Social Media Roundup: Don’t Mess Up the Follow-Through
An event expert shares what steps to avoid when rounding up attendees via email. Also: a little advice on acquiring quality feedback from your next event survey.
Your marketing campaign may appear to be full of influential facts for potential conference attendees, but sending them straight to the registration page could scare them away.
More in today’s Social Media Roundup:
Not So Fast
Three Detours That Derail Conference YES Decisions http://t.co/xpuRlay2HD #pcma #eventprofs— Donna Kastner (@DonnaKastner) April 9, 2014
“You worked hard to earn that ‘maybe’ click,” Velvet Chainsaw’s Donna Kastner writes, but if you aren’t careful, you can easily snatch defeat from the jaws of victory.
For instance, if you send your potential attendees directly from your email to the registration page without giving them more information on the event, you could lose them. Another caveat: If links in your email campaign redirect to your organization’s homepage rather than the specific event’s site, that split second of confusion could color the potential guest’s expectations.
“If you serve up a niche message, when they click, they need to feel like they belong,” Kastner writes. “Show me you know me. Take me to my tribe and a special page that highlights sessions of greatest interest.” (ht @DonnaKastner)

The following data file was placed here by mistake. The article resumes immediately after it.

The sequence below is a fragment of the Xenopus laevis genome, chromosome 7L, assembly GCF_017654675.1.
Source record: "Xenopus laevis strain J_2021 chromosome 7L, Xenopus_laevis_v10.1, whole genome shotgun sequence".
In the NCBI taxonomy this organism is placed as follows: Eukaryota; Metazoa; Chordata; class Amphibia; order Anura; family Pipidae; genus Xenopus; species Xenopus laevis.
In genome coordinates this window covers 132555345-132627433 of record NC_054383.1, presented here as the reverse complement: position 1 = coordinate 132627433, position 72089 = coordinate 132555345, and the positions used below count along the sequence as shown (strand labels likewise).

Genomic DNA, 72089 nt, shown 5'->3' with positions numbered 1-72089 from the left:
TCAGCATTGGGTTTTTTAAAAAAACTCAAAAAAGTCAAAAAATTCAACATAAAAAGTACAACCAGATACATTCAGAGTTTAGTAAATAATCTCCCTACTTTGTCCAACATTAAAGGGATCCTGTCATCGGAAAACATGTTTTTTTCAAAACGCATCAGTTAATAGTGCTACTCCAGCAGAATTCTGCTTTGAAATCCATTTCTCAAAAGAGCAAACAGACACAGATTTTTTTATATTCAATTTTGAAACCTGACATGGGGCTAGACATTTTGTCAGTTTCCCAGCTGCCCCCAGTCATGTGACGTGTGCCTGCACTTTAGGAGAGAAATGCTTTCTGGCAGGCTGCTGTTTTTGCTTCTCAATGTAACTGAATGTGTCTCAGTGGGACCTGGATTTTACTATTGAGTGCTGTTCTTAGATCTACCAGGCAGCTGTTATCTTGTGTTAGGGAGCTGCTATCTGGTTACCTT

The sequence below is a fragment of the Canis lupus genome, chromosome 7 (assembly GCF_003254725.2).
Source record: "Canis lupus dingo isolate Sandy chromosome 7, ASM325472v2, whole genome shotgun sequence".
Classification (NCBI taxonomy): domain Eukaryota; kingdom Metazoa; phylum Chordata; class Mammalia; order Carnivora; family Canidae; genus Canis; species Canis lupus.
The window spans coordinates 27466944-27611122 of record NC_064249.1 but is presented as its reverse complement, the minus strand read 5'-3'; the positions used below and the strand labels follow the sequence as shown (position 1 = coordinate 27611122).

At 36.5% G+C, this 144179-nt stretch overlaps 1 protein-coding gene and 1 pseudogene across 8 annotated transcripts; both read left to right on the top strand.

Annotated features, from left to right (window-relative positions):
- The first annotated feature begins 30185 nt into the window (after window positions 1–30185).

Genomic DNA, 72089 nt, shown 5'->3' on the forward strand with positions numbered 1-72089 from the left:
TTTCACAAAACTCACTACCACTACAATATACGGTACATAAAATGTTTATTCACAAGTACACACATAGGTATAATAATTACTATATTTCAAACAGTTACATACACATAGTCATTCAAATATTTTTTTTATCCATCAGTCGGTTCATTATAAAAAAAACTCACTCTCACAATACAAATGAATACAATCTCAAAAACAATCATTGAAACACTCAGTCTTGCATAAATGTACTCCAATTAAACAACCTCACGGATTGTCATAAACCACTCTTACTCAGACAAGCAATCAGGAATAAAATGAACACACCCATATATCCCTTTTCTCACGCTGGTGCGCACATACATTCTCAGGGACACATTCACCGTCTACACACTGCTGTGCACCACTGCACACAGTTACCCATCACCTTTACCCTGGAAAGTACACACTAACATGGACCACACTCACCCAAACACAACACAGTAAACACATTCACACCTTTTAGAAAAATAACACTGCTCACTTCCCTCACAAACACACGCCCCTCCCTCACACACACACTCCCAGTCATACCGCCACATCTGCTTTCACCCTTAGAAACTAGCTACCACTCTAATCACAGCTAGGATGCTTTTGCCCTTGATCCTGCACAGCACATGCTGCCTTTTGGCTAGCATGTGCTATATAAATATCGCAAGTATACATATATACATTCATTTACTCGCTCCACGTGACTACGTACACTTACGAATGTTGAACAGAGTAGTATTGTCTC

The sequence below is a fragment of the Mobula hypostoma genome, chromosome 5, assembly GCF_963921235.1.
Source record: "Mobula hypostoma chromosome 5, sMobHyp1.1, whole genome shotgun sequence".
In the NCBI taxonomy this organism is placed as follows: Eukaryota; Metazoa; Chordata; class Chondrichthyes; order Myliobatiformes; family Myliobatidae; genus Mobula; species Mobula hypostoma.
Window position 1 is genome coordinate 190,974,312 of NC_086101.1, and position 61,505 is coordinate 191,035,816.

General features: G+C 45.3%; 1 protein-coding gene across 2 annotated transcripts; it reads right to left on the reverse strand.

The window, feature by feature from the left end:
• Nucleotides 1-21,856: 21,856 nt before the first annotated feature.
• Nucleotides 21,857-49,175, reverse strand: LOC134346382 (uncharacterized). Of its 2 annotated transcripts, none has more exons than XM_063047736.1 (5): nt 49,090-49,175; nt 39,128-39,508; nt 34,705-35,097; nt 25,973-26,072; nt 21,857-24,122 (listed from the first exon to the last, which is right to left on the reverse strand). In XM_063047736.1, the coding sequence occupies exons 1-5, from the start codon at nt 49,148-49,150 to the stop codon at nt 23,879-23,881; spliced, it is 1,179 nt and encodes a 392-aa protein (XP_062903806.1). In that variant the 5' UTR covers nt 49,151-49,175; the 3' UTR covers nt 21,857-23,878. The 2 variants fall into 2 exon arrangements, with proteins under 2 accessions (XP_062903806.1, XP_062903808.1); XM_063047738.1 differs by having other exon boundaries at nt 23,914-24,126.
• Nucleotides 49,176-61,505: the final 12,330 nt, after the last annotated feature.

A Quick Questionnaire
6 Tips for Crafting the Perfect Event Survey by guest blogger @lumiinsight: http://t.co/1BTw8XBZzC #eventtech #eventprofs— QuickMobile (@QuickMobile) April 9, 2014
Most surveys are boring, so you owe it to your attendees to make sure the post-event survey is anything but a drag. QuickMobile’s Hannah Kaeter offers tips on how to make event surveys short, sweet, and to the point—but also beneficial.
For one, many of your members probably read their emails and complete surveys on their mobile devices (especially if your association is millennial focused), Kaeter says, so it’s important to verify that you have mobile-friendly surveys. If your event has its own smartphone app, consider including the survey there as well.
She advises keeping the survey short to minimize the chance of users stopping halfway through. And don’t forget to include an incentive. If your members know they’ll get something in return, you may see your response rate go sky high. (ht @QuickMobile)